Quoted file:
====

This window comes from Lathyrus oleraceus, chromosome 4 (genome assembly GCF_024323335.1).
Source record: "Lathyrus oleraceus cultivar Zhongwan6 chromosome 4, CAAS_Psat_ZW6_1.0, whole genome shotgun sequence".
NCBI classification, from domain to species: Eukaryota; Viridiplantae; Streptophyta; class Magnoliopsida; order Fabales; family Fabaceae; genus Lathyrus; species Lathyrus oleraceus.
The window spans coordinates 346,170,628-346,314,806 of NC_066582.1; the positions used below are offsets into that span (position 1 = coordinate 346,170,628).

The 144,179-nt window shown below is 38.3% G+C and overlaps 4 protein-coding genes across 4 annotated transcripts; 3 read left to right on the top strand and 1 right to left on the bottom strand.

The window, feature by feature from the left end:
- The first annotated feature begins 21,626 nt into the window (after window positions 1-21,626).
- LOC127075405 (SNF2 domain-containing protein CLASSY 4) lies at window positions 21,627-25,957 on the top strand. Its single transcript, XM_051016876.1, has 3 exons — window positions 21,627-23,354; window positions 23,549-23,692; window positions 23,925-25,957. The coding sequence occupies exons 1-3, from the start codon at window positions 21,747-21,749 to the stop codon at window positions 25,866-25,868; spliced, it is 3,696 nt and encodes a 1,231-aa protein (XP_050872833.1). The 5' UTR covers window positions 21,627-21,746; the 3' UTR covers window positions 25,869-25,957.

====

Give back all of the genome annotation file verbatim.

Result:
This window comes from Lathyrus oleraceus, chromosome 4 (genome assembly GCF_024323335.1).
Source record: "Lathyrus oleraceus cultivar Zhongwan6 chromosome 4, CAAS_Psat_ZW6_1.0, whole genome shotgun sequence".
NCBI classification, from domain to species: Eukaryota; Viridiplantae; Streptophyta; class Magnoliopsida; order Fabales; family Fabaceae; genus Lathyrus; species Lathyrus oleraceus.
The window spans coordinates 346,170,628-346,314,806 of NC_066582.1; the positions used below are offsets into that span (position 1 = coordinate 346,170,628).

The 144,179-nt window shown below is 38.3% G+C and overlaps 4 protein-coding genes across 4 annotated transcripts; 3 read left to right on the top strand and 1 right to left on the bottom strand.

The window, feature by feature from the left end:
- The first annotated feature begins 21,626 nt into the window (after window positions 1-21,626).
- LOC127075405 (SNF2 domain-containing protein CLASSY 4) lies at window positions 21,627-25,957 on the top strand. Its single transcript, XM_051016876.1, has 3 exons — window positions 21,627-23,354; window positions 23,549-23,692; window positions 23,925-25,957. The coding sequence occupies exons 1-3, from the start codon at window positions 21,747-21,749 to the stop codon at window positions 25,866-25,868; spliced, it is 3,696 nt and encodes a 1,231-aa protein (XP_050872833.1). The 5' UTR covers window positions 21,627-21,746; the 3' UTR covers window positions 25,869-25,957.